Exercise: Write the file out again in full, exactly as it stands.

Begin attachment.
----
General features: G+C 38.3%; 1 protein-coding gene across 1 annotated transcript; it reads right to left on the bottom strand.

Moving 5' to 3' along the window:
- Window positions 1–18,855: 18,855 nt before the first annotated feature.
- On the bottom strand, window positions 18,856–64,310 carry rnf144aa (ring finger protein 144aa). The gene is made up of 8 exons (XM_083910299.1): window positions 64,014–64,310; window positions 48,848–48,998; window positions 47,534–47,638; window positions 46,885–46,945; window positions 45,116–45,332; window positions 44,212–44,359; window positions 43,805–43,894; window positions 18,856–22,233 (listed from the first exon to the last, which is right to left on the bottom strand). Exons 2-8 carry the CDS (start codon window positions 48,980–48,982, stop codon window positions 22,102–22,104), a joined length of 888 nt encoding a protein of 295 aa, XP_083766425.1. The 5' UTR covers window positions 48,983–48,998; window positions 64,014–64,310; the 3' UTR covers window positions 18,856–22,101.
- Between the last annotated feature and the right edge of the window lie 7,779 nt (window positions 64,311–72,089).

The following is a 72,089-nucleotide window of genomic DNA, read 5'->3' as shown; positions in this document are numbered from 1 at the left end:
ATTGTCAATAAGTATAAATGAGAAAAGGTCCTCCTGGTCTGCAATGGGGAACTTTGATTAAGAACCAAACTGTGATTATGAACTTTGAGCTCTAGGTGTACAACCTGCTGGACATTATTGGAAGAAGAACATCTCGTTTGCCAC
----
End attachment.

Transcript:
General features: G+C 38.3%; 1 protein-coding gene across 1 annotated transcript; it reads right to left on the bottom strand.

Moving 5' to 3' along the window:
- Window positions 1–18,855: 18,855 nt before the first annotated feature.
- On the bottom strand, window positions 18,856–64,310 carry rnf144aa (ring finger protein 144aa). The gene is made up of 8 exons (XM_083910299.1): window positions 64,014–64,310; window positions 48,848–48,998; window positions 47,534–47,638; window positions 46,885–46,945; window positions 45,116–45,332; window positions 44,212–44,359; window positions 43,805–43,894; window positions 18,856–22,233 (listed from the first exon to the last, which is right to left on the bottom strand). Exons 2-8 carry the CDS (start codon window positions 48,980–48,982, stop codon window positions 22,102–22,104), a joined length of 888 nt encoding a protein of 295 aa, XP_083766425.1. The 5' UTR covers window positions 48,983–48,998; window positions 64,014–64,310; the 3' UTR covers window positions 18,856–22,101.
- Between the last annotated feature and the right edge of the window lie 7,779 nt (window positions 64,311–72,089).

The following is a 72,089-nucleotide window of genomic DNA, read 5'->3' as shown; positions in this document are numbered from 1 at the left end:
ATTGTCAATAAGTATAAATGAGAAAAGGTCCTCCTGGTCTGCAATGGGGAACTTTGATTAAGAACCAAACTGTGATTATGAACTTTGAGCTCTAGGTGTACAACCTGCTGGACATTATTGGAAGAAGAACATCTCGTTTGCCAC